Story Source:

The above story is based on materials provided by University of Edinburgh. Note: Materials may be edited for content and length.


Cite This Page:

University of Edinburgh. "Astronomers reach new frontiers of dark matter." ScienceDaily. ScienceDaily, 10 January 2012. <www.sciencedaily.com/releases/2012/01/120109132703.htm>.
University of Edinburgh. (2012, January 10). Astronomers reach new frontiers of dark matter. ScienceDaily. Retrieved September 30, 2014 from www.sciencedaily.com/releases/2012/01/120109132703.htm
University of Edinburgh. "Astronomers reach new frontiers of dark matter." ScienceDaily. www.sciencedaily.com/releases/2012/01/120109132703.htm (accessed September 30, 2014).

Share This



More Space & Time News

Tuesday, September 30, 2014

Featured Research

from universities, journals, and other organizations


Featured Videos

from AP, Reuters, AFP, and other news services

The Water You Drink Might Be Older Than The Sun

The Water You Drink Might Be Older Than The Sun

Newsy (Sep. 27, 2014) — Researchers at the University of Michigan simulated the birth of planets and our sun to determine whether water in the solar system predates the sun. Video provided by Newsy
Powered by NewsLook.com
First Woman Cosmonaut in 17 Years Blasts Off for ISS

First Woman Cosmonaut in 17 Years Blasts Off for ISS

AFP (Sep. 26, 2014) — A Russian Soyuz spacecraft carrying an American astronaut and two Russian cosmonauts, including the first woman cosmonaut in 17 years, blasted off on schedule Friday. Duration: 00:35 Video provided by AFP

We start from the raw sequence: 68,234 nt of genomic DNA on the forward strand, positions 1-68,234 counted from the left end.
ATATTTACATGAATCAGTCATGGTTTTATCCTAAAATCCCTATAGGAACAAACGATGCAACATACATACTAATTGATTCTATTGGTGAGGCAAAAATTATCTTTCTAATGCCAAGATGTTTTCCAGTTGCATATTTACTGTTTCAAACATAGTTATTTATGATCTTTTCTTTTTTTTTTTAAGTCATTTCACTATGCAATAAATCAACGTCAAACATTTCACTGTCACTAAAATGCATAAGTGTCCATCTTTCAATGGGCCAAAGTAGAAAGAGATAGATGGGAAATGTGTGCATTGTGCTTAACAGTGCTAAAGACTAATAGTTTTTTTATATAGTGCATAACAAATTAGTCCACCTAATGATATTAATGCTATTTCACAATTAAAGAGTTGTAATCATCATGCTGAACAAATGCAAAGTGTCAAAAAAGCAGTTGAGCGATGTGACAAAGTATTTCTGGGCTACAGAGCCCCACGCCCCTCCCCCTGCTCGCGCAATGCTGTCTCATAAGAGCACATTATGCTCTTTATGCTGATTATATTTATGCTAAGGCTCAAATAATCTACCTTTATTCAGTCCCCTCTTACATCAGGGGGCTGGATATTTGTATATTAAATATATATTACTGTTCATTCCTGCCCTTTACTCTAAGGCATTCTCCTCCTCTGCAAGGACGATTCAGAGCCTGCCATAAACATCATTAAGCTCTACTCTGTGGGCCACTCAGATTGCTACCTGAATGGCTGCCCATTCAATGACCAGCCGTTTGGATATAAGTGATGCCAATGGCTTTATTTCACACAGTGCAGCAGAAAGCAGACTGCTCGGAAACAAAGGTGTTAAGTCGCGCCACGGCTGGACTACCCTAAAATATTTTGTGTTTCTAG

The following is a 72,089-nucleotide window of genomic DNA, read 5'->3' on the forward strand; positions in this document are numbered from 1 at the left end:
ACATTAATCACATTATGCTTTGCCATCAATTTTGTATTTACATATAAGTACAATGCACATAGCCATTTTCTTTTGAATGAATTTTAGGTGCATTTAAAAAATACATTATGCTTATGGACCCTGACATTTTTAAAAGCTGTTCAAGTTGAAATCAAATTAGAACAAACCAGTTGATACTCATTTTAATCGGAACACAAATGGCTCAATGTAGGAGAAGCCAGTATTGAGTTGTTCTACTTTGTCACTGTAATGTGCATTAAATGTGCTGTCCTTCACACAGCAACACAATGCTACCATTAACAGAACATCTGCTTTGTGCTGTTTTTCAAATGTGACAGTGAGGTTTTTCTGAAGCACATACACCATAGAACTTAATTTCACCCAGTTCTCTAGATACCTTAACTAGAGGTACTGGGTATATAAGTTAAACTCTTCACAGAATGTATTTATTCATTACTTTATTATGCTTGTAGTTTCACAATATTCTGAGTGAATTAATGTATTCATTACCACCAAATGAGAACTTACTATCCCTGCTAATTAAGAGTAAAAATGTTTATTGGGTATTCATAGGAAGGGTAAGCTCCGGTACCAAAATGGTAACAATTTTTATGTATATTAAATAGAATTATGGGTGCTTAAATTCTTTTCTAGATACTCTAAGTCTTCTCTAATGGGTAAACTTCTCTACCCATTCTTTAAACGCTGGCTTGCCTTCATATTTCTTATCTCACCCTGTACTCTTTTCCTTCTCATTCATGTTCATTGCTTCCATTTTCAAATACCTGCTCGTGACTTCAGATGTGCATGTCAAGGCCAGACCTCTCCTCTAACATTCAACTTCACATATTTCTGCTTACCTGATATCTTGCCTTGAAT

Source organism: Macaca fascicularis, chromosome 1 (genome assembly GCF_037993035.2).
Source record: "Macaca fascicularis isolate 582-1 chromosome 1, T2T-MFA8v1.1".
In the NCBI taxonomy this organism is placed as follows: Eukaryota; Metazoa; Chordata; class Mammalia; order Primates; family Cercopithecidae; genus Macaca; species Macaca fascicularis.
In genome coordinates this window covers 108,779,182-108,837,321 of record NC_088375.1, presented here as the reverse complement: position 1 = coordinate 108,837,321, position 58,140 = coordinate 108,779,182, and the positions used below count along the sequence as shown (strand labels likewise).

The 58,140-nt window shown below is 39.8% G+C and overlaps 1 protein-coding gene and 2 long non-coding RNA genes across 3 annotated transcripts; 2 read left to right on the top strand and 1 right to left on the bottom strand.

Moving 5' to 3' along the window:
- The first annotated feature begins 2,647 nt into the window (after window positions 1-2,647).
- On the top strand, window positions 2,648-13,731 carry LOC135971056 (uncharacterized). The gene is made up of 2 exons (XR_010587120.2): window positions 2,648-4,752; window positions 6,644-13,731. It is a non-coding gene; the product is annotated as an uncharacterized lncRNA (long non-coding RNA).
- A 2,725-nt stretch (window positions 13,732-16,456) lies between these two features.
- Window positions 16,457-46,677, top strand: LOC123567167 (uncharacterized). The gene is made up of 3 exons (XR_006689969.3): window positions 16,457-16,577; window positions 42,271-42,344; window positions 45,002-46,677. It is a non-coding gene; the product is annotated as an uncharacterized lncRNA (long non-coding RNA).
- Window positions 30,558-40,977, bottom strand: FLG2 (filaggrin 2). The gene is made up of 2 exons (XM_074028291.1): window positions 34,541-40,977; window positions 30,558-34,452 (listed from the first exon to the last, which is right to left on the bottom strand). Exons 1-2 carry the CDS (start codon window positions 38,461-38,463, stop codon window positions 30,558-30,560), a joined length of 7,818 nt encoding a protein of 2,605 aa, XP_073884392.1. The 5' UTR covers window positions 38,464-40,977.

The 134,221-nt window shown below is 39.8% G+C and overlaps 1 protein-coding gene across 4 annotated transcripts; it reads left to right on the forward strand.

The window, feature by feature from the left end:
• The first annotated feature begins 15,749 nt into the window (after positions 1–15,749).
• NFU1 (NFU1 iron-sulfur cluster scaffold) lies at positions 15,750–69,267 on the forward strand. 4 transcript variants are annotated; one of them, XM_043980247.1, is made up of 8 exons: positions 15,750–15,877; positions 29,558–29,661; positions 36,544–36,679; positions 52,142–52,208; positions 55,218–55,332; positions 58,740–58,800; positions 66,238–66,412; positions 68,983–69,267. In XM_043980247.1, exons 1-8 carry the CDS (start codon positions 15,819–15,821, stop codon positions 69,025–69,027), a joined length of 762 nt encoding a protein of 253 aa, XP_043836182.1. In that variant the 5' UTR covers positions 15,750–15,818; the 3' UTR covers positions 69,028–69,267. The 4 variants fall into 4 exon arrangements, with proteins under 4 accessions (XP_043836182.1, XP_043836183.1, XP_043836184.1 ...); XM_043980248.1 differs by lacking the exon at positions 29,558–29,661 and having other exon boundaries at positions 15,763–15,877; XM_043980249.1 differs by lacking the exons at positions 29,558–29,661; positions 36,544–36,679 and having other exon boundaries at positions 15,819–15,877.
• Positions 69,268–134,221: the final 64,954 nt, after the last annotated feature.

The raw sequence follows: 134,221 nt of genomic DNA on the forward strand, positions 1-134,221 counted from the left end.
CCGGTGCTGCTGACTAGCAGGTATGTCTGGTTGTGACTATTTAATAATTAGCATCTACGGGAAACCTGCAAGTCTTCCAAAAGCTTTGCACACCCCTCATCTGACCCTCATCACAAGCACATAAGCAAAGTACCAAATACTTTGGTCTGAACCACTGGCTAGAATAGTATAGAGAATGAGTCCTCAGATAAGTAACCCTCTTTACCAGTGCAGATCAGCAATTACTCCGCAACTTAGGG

Powered by NewsLook.com
Water Discovery On Small Planet Could Be Key To Earth 2.0

Water Discovery On Small Planet Could Be Key To Earth 2.0

Newsy (Sep. 25, 2014) — Scientists have discovered traces of water in the atmosphere of a distant, Neptune-sized planet. Video provided by Newsy
Powered by NewsLook.com
Raw: US-Russian Crew Lifts Off for Space Station

Raw: US-Russian Crew Lifts Off for Space Station

AP (Sep. 25, 2014) — A U.S.-Russian space crew has blasted off successfully for the International Space Station. The Russian Soyuz-TMA14M spacecraft lifted off from the Russian-leased Baikonur launch facility in Kazakhstan. (Sept. 25) Video provided by AP
Powered by NewsLook.com

Search ScienceDaily

Number of stories in archives: 140,361

Find with keyword(s):
 
Enter a keyword or phrase to search ScienceDaily for related topics and research stories.

Save/Print:
Share:  

Breaking News:

Strange & Offbeat Stories

 

Space & Time

Matter & Energy

Computers & Math

In Other News

... from NewsDaily.com

Science News

Health News

Environment News

Technology News



Save/Print:
Share:  

Free Subscriptions


Get the latest science news with ScienceDaily's free email newsletters, updated daily and weekly. Or view hourly updated newsfeeds in your RSS reader:

Get Social & Mobile


Keep up to date with the latest news from ScienceDaily via social networks and mobile apps:

Have Feedback?


Tell us what you think of ScienceDaily -- we welcome both positive and negative comments. Have any problems using the site? Questions?
Mobile iPhone Android Web
Follow Facebook Twitter Google+
Subscribe RSS Feeds Email Newsletters
Latest Headlines Health & Medicine Mind & Brain Space & Time Matter & Energy Computers & Math Plants & Animals Earth & Climate Fossils & Ruins